CRYSTAL LAKE – President Donald Trump’s proposed tax reform plan is a mixed bag, but one that is likely to benefit at least some McHenry County families and business owners, financial experts and McHenry County business owners said.
The federal reform plan, which some have criticized as disproportionately benefiting corporations and wealthier Americans, includes measures such as doubling the standard deduction, raising the child tax credit amount and slashing the corporate tax rate.
The proposal also includes plans to remove personal exemptions and place caps on certain deductions, such as the mortgage interest deduction.
Other proposed changes include the elimination of many special interest deductions, such as student loan debt interest and medical and moving expense deductions. A family tax credit could be implemented, and the child tax could jump from $1,000 to $1,600 under the current proposal.
“In some cases, you can see it’s not going to be such a good deal,” said financial adviser Mike Piershale, president of Crystal Lake-based Piershale Financial Group. “In other cases, I can see where it really can help people.”
The middle class
The plan has been touted as the ideal way to decrease the tax burden for middle-class Americans, in part because of the doubled standard deduction. Married couples were able to deduct $12,600 from their taxable income last year using the standard deduction. A single person could deduct half of that. Under the new proposal, those allowable deduction amounts would nearly double, allowing married couples to deduct $24,000 and individuals to deduct $12,000.
About 70 percent of American families take that standard deduction in lieu of itemizing things such as state and local taxes, charitable donations and mortgage interest, Piershale said.
“That means their itemized items aren’t greater than the standard deduction,” he said. “Even with the standard deduction at its current level, it is still a better deal for people.”
A piece of the proposal eliminates personal exemptions, which could hurt some families, Piershale said.
For example, a family of four right now is entitled to an automatic $16,200 exemption through personal exemptions. Add in the standard deduction, and that family is looking at sheltering about $29,000 from taxes. If personal exemptions go away, the family will be left with its standard deduction of $24,000 – $5,000 less than it originally was able to deduct, Piershale said.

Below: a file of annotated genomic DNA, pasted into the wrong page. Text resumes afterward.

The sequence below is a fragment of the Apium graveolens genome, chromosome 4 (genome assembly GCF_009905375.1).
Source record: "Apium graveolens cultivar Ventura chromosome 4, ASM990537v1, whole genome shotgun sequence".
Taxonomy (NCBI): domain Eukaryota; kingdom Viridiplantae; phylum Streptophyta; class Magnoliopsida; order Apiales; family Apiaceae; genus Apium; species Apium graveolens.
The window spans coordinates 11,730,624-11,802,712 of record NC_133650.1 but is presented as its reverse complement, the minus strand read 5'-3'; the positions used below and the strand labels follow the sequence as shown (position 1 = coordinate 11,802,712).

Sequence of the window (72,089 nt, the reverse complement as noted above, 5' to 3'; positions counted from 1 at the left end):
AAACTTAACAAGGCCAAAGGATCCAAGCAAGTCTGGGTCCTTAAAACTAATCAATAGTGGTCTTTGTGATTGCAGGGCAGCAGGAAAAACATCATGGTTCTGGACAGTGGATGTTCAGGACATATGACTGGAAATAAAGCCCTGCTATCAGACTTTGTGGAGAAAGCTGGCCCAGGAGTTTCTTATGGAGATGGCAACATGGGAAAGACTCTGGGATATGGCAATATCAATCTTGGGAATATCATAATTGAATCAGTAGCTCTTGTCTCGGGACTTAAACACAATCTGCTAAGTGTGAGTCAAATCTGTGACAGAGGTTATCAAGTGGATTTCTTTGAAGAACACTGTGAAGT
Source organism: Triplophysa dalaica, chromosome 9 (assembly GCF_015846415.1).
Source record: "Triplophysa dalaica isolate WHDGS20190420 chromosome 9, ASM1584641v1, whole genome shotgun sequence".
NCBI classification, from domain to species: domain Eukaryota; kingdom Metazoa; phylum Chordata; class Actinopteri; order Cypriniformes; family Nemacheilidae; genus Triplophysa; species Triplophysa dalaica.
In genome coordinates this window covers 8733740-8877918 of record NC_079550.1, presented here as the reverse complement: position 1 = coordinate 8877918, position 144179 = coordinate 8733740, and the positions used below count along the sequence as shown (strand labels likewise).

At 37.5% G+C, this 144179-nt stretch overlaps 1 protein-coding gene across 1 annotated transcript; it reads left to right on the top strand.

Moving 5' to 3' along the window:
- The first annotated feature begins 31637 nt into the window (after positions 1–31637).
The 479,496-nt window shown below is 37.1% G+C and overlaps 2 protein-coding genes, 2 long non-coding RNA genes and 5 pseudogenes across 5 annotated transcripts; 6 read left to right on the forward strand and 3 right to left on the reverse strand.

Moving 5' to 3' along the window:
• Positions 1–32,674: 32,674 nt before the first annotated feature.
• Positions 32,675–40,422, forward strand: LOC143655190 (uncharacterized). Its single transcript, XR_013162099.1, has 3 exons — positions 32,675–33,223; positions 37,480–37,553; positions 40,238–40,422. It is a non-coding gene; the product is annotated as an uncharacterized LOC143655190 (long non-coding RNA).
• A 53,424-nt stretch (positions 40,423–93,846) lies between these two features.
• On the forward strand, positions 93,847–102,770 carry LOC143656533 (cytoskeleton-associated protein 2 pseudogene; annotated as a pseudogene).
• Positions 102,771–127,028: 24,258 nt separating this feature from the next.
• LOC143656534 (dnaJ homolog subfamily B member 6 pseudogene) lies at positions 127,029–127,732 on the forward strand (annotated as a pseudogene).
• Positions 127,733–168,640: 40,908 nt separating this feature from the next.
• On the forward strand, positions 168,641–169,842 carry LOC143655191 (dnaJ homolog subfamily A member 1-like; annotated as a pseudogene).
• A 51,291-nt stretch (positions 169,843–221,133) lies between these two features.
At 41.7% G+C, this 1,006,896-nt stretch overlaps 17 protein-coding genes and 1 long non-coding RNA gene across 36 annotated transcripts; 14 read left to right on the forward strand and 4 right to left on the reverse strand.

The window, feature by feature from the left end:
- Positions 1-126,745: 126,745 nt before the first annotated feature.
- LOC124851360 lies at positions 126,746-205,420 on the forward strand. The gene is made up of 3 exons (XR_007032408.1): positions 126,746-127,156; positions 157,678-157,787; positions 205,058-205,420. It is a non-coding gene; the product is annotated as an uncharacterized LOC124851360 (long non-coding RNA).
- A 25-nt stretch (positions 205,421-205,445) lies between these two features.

The proposal also seeks to limit home mortgage interest deductions to $500,000, half the current $1 million limit. McHenry County homeowners in 2017 have taken or refinanced 152 loans for property valued more than $500,000, about 2.8 percent of the total 5,503 single-family home and condominium loans, according to data from Attom Data Solutions.
Provisions would end deductions for state and local sale and income taxes and would cap the property tax deduction at $10,000. About 11 percent of McHenry County tax bills were higher than $10,000 in 2016, which includes a total of 15,122 tax bills ranging from hundreds of thousands to more than $10,000, according to data from McHenry County Treasurer Glenda Miller.
The plan disincentivizes home ownership, which will have a detrimental effect on community stability and wealth creation, said Conor Brown, government affairs director with Heartland Realtor Organization of Greater McHenry County.
“Anything that deters home ownership or ultimately pushes against those incentives is worrisome,” he said. “We aren’t against simplification and tax reform – it just doesn’t have to come at the detriment of homeowners. ... We are really seeing middle-class homeowners taking it on the chin.”
U.S. Rep. Peter Roskam, R-Wheaton, said the plan will support small businesses, bring back money from offshore accounts, boost the economy and provide tax relief for an overburdened middle class.
“Springfield has piled on taxes,” Roskam said. “The idea that the federal government can decrease [residents’] tax liability and their tax burden is incredibly significant.”
The plan proposes to cut the corporate tax rate from 35 percent to 20 percent and allows companies that keep large sums overseas to bring back that money to the U.S. with a lower tax on offshore earnings.
“When a few trillion comes back to the United States, we will see economic growth that is very significant,” Roskam said.
But it’s not only big corporations that stand to benefit from new rates. Smaller, local business, as well, can take advantage of numerous aspects of the plan.
Doug McAllister, who owns Douglas Automotive in Crystal Lake, Fox River Grove and Barrington, said that although he isn’t going to “hang his hat” on the proposal, it looks like it would benefit his business.
“Taxes are by far the biggest expense, other than payroll,” McAllister said. “Between state and local taxes, real estate taxes, income taxes – it’s just a huge number. It is crushing.”
He said that tax relief would allow him to put more money into his business for items such as tools, equipment, hiring, pay raises and overall growth – for example, marketing or buying equipment and machines that would allow the shop to offer more services to customers.
“If the money isn’t there because it’s going somewhere else, it’s obviously not available for that,” he said. “This could be a big help.”
The House Committee on Ways and Means will review the bill Monday. It will undergo a multiday review process before the committee passes it to the House for consideration, Roskam said.
“This could be on the president’s desk by the end of this calendar year,” he said.